Driving Miss Daisy
Apart from a half-hearted attempt at learning to drive in my twenties (booked some lessons, took a test, nearly killed someone, didn’t bother with a replay), I’ve never seen much point in getting behind a wheel. After all, the Tube has always been the best way to get around the Smoke; only plummy-voiced wankers in Chelsea tractors and micro-dicked Russian oligarchs in Jags drive through Central…
The incomparable Roving Jay recently blew into town for a few bevvies, a bite and a chin wag. She was on a pilgrimage to the Norfolk flatlands of her birth and catching up with her folks. Luckily of me, she detoured to Norwich and to pick up where we left off last time we met and this time, Liam joined us for a boozy threesome. First stop was a couple of bottles in the Lamb Inn, a lively little watering hole where the ridiculously low ceiling makes everyone look tall. Even me. Hair gel was being applied like Dulux emulsion. Next up, gourmet grub at Cinema City’s swanky Dining Rooms, a bar-restaurant with an old vaulted ceiling, a medieval courtyard and a mini multiplex in the east wing. Last time, the rural hit-and-miss bus schedule conspired against us and Jay flew away prematurely. This time, she threw caution to the wind, stayed for a natter and jumped into a Hackney cab at the end of the night.
Those who are familiar with Jay will know that she is a devoted Turkophile and a holiday resident of glorious Gümüslük. In 2013, she realised a long-held ambition and published a fabulous guidebook about the Bodrum area. Jay is a bit of a magpie and the Bodrum Peninsula Travel Guide is a meticulously researched, first-hand account of the little corner of Turkey we called home for a while. The e-book is doing well, very well. That’s because it’s good, very good. Summer’s just round the bend so if you’re heading Bodrum-way this year you’d be mad not to pick up a copy. For more information about Jay’s must-have guide, click here.
Jay’s next big thing is a more detailed guide to Gümüslük and it will include offerings from others in the know; she was even mad enough to ask me for my tuppence-worth, but don’t let that put you off. The Gümüslük guide will be the first in an exciting series of in-depth guides of towns on the Peninsula. To find out where Jay the magpie’s at with all of this, do check out her portfolio of websites. There’s an awful lot to see.
In the meantime, sit back and see what all the fuss is about…
See more on PinterestJay Talking The incomparable Roving Jay recently blew into town for a few bevvies, a bite and a chin wag.
The Chapelfield Shopping Centre, but a hop and a spit from our micro-loft, has been invaded by a herd of elephants in multi-coloured livery – all courtesy of local artists and school kids. The parade of florescent nellies is on international tour and aims to raise awareness of the plight of Asian elephants. Can’t argue with that, I suppose.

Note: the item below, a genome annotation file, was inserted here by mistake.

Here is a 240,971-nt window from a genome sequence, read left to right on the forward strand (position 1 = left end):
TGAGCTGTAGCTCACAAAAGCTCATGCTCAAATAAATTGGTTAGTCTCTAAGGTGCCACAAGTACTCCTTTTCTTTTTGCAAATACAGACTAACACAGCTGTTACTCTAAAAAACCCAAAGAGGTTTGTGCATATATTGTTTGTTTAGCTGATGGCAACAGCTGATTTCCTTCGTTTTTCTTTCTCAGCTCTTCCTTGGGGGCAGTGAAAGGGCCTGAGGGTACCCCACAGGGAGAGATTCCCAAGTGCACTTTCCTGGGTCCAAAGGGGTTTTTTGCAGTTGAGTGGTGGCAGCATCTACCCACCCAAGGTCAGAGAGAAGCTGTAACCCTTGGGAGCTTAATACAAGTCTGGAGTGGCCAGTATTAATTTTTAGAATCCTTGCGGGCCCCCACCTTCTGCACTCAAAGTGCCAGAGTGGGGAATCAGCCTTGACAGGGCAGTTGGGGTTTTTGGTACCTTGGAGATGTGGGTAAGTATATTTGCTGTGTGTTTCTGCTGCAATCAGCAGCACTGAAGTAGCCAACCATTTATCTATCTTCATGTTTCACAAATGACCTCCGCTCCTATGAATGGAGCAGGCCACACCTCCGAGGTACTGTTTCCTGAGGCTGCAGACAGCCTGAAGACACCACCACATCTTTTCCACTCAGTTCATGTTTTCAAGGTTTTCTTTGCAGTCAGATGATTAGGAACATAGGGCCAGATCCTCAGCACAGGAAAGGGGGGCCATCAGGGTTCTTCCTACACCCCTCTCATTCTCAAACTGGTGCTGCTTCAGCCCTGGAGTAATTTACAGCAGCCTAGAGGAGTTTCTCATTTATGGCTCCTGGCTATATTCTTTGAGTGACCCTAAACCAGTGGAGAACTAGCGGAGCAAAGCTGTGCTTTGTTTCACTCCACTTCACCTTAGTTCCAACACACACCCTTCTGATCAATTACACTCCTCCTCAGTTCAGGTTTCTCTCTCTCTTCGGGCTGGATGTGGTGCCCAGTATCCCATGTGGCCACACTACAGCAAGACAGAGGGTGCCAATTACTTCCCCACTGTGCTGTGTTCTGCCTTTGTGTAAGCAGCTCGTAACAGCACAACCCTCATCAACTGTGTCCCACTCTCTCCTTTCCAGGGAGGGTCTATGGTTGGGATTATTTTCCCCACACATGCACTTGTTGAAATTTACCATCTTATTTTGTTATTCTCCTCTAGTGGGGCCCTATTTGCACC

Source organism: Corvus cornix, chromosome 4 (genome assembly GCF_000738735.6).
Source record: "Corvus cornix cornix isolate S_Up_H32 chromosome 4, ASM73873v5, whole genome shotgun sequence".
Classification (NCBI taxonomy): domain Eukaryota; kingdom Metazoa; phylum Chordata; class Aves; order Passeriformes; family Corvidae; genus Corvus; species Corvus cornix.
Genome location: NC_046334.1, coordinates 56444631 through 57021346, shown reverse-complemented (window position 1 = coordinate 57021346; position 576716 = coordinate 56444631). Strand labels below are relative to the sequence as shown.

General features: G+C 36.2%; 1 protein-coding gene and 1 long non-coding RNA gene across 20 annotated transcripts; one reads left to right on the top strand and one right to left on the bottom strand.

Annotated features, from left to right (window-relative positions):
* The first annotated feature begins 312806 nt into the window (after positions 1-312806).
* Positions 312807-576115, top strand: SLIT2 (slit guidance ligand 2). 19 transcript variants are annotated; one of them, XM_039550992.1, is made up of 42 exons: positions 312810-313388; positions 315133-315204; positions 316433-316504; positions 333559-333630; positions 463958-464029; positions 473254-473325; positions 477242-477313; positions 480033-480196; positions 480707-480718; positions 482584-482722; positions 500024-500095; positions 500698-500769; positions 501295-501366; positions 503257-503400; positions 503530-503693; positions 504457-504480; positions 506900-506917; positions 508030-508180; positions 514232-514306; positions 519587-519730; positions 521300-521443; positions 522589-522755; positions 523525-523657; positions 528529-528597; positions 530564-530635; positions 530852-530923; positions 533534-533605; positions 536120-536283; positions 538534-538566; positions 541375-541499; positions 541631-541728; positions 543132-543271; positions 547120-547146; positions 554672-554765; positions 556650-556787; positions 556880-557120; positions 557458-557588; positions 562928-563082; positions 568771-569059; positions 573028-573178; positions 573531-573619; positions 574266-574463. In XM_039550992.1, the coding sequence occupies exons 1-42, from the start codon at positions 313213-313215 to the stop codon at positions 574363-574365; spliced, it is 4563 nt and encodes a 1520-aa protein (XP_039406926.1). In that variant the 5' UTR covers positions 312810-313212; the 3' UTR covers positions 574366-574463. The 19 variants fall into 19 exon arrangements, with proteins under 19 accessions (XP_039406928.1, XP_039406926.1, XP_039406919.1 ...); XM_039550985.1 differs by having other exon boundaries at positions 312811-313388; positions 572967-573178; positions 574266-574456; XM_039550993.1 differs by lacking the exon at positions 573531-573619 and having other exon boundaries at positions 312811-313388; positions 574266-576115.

The exhibition is similar in theme to the last year’s gorillas in our midst but with a more modest spread and duration. These nellies though, have something the guys never had – their very own gallery and shop. It’s a veritable Aladdin’s Cave of facts and figurines. Okay, the little ceramic elephants are a bit on the pricey side but it’s all in a noble cause.
Judging by the hordes of hyperventilating kiddies, the nellies are proving much more popular than the knuckle dragging guys. Must be the cute Dumbo factor. Follow the herd before it migrates to pastures new on 5th May. What next, I wonder? Tigers? Pandas? Rhinos? Howabout Dodos?The Elephant Parade The Chapelfield Shopping Centre, but a hop and a spit from our micro-loft, has been invaded by a herd of elephants in multi-coloured livery - all courtesy of local artists and school kids.
Yesterday, I left Liam indoors slaving over the final pre-edits of the new book and tootled into town to catch the bank holiday vibe. The crowds were drawn to the Easter parade of stalls flogging fast food with an international flavour – German bratwurst competed with Cumberland sausages, French fromage with the Great British Cheese Company, savoury Indian street food with overflowing troughs of sweet treats. It was as if Borough Market had parachuted in for the day. Naturally, I was drawn to the stall selling Turkish delight, baklava, olives and mezes. The swarthy geezer with tombstone teeth behind the counter wasn’t bad either.
In nearby Chapelfield Gardens, a travelling fair rose up above the neat borders. As I drew closer, the fatty aroma of fried onions and cheap burgers mugged the senses and my arteries hardened with every nostril-full. Distant memories flew me right back to my adolescent stirrings for the tattooed oiks who spun the waltzers, the kind of randy highwaymen who would take you round the back of the ghost train and relieve you of your pocket money (or at least, that’s what I imagined at the time).